And now, as our denomination gathers for a special called General Conference (Feb 23-26) in St. Louis to vote on a way forward for our denomination, the “issue” will be fought over as though it were just the future of our denomination and not real lives that are at stake. Our lives. My life. In the fall of 2018, I made the complicated decision as a young United Methodist clergywoman to come out as bisexual. I began claiming my own queer voice just as my beloved denomination has disintegrated into a shouting match—speaking sometimes against, sometimes for, but always over me. Rarely with me.

When I was deciding how, when and if I would come out to my congregation, a queer friend and mentor asked me to consider if I wanted to fight for LGBTQIA+ rights “as an ally” or if I wanted to fight for our rights as a queer woman. I looked at her funny. I know who I am. I can’t do anything as anyone other than who I already am. “That’s your answer,” she told me matter-of-factly.  Read more

The Devil’s In The Details

This week the General Conference of the United Methodist Church, the denomination’s governing body, is convening in Tampa.  The Rev. Katie Dawson is  in Tampa as part of the delegation from the Iowa Annual Conference.  Her post, reprinted here from her blog, “salvaged faith,” raises questions particular to the UMC, but also for young clergy women in other churches.   

Last Saturday afternoon, the Faith and Order legislative committee passed an amendment to paragraph 304.3 in the Book of Discipline that discusses qualifications for ordained ministry.  The change actually removes language that would bar a “self-avowed practicing homosexual”  and removes language that talks about from service and instead inserts this language:

 

I have a LOT of questions about this amendment that I hope are discussed before we decide to pass this change.

1) Does this amendment refer to only ONE marriage, or does it leave open the possibility for someone to be remarried.  As it stands, the amendment refers to a marriage between a man and a woman and makes no comment on the reality of divorce and remarriage, remarriage after death, etc.  Clearing up that question is important. We have many re-married clergypersons in our midst and if we are already concerned about the retirement tsunami in the next 10 years – this impact might be HUGE.

2) While our standards previously called for “fidelity in marriage and celibacy in singleness” (and still retain that language earlier in 304.2) there were no particular stipulations re: appointment for those who have failed to live out the highest of these standards.  Clergy who today have committed adultery may have sanctions, but we leave room for forgiveness, repentance, etc.  This new proposed language seems to preclude that by including unfaithfulness in marriage (as well as co-habitation) in the list of things that will make a person ineligible for commissioning, ordination, AND appointment.

3) Point two leads to deeper questions if the answer to my first question is “only one marriage.”  With the new language that is listed here, are clergy persons who have divorced and how have remarried not eligible for appointment?

4) What about sexual conduct outside of marriage that happened in the past?  What if I was a wild child as a younger adult and have since matured and changed my ways… does this amendment preclude them from being a candidate for ministry?  What if a person co-habitated before marriage?  Does this amendment apply retroactively to their behaviors and now as an ordained elder or deacon mean they will not be appointed?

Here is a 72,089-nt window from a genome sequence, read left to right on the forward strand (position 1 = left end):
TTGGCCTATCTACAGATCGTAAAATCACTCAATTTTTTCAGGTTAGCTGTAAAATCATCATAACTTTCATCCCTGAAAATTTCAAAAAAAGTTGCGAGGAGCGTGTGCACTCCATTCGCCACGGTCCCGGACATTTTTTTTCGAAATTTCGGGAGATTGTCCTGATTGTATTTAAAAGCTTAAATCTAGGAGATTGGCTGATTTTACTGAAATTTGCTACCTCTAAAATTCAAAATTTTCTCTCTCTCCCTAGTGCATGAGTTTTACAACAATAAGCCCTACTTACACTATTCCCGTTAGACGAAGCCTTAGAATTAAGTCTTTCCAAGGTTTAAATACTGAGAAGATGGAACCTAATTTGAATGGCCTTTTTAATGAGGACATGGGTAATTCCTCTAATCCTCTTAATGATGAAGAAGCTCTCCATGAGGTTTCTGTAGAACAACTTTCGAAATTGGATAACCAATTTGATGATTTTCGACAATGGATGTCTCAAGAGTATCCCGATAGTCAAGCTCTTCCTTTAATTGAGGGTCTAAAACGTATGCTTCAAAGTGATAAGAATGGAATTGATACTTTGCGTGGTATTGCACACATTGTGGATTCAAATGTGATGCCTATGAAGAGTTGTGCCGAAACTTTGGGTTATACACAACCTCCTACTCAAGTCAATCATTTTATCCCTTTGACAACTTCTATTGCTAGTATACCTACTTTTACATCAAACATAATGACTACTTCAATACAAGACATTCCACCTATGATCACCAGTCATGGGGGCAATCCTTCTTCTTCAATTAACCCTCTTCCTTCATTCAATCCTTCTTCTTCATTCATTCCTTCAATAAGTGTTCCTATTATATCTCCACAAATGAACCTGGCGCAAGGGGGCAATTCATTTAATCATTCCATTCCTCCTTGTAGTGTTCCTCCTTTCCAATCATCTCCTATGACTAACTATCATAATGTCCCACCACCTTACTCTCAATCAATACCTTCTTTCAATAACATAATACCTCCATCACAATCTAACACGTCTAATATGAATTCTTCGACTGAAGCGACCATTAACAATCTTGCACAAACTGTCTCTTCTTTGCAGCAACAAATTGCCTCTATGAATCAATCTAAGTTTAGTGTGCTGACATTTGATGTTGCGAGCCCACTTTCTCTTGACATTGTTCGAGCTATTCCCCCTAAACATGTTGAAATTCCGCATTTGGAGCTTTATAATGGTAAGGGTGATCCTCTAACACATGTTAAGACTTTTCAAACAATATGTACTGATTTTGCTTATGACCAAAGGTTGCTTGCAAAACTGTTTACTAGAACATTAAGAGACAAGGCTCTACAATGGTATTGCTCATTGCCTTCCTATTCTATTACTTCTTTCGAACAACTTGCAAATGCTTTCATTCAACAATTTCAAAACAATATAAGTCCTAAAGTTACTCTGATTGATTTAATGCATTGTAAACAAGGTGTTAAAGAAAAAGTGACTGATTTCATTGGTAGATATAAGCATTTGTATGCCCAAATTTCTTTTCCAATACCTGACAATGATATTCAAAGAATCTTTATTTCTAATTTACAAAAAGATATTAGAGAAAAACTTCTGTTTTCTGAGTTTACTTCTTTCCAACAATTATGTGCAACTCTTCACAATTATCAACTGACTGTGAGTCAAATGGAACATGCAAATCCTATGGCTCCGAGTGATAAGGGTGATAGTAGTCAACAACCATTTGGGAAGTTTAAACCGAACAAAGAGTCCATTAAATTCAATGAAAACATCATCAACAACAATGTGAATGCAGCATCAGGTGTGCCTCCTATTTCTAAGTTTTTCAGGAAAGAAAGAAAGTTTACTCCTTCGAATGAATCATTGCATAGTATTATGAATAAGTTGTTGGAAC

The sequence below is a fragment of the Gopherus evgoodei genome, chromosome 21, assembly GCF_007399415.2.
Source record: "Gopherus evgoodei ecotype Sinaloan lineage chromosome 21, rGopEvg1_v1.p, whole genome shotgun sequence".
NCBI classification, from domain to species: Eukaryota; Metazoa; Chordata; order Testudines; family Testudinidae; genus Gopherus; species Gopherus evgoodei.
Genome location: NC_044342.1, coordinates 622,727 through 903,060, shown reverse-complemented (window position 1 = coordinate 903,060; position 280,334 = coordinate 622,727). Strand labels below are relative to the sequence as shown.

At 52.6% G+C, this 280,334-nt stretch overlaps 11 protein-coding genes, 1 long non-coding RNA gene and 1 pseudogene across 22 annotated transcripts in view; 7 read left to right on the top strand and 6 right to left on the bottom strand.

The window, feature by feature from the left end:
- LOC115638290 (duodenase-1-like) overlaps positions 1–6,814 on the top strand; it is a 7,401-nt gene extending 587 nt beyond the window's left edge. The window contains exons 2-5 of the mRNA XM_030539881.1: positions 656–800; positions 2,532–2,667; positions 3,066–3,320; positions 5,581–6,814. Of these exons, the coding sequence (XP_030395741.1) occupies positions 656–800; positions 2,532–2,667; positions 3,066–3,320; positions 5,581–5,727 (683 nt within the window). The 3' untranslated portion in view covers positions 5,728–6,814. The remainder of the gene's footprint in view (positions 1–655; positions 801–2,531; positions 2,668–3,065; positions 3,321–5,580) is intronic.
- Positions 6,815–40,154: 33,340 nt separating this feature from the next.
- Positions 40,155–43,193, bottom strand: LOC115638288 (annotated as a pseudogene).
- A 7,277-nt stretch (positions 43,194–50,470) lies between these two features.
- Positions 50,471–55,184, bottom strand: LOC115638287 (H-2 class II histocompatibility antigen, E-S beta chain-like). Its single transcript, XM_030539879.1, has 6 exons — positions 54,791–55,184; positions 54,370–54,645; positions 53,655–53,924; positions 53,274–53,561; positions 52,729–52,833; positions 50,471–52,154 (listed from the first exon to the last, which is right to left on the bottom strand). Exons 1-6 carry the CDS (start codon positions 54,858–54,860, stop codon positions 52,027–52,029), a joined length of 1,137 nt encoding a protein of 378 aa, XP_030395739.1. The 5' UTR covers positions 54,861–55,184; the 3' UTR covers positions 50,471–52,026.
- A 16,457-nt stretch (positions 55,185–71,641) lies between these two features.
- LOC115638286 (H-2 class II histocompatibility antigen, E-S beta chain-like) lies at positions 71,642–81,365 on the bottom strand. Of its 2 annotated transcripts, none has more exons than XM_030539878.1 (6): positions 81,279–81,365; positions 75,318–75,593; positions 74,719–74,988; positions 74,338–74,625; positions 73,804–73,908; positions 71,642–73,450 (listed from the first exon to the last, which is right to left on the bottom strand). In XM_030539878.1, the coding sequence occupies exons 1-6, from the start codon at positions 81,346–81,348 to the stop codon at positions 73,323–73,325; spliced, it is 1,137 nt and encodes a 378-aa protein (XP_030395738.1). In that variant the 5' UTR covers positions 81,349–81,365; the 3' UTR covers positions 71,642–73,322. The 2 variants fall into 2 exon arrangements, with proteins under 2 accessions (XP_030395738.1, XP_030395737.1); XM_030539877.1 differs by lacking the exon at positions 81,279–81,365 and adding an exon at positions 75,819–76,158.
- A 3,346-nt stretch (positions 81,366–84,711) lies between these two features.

5) **thanks to folks who talked with me in person and in the comments here** WHAT IS SEXUAL CONDUCT?! genital sex? kissing? smouldering eyes at one another over a table? Lord help our unmarried younger clergy (which we are trying to recruit) if they have to constantly fear something they are doing might be construed as sexual conduct.

I could go on and on and on about questions and implications of the wording of this amendment… the language needs to be CLEARER or else it might have implications on our current clergy that we have not for seen.

On the other hand, I’m guessing that someone who would respond to some of my questions might see that little word “may” in the fourth line from the bottom.  It says that those persons “may not” be certified, ordained, appointed.  It doesn’t say “shall not.”  It says “may not.” And that means that Boards of Ordained Ministry and the Appointive Cabinet can exercise judgment and flexibility and can leave room for grace and compassion and forgiveness.

And that is because legislatively speaking, “may” language is permissive language.  It has flexibility.  It leaves the question up to the person who is exercising judgment, rather than simply following a set, prescribed rule.

And actually, for friends of the LGBT community… that means it is a step in the direction of inclusiveness.  Previously the paragraph read: “The practice of homosexuality is incompatible with Christian teaching. Therefore, self-avowed practicing homosexuals are not to be certified as candidates, ordained as ministers, or appointed to serve in the United Methodist Church.”

“Are not” is very different from “may not.”

Words matter.

The Rev. Katie Z. Dawson is a United Methodist pastor serving in Iowa.  A graduate of Vanderbilt University Divinity School, she blogs at salvagedfaith.wordpress.com. She is a reserve delegate to General Conference and was crowned the delegation’s “twitter queen.” You can follow the action @katiez.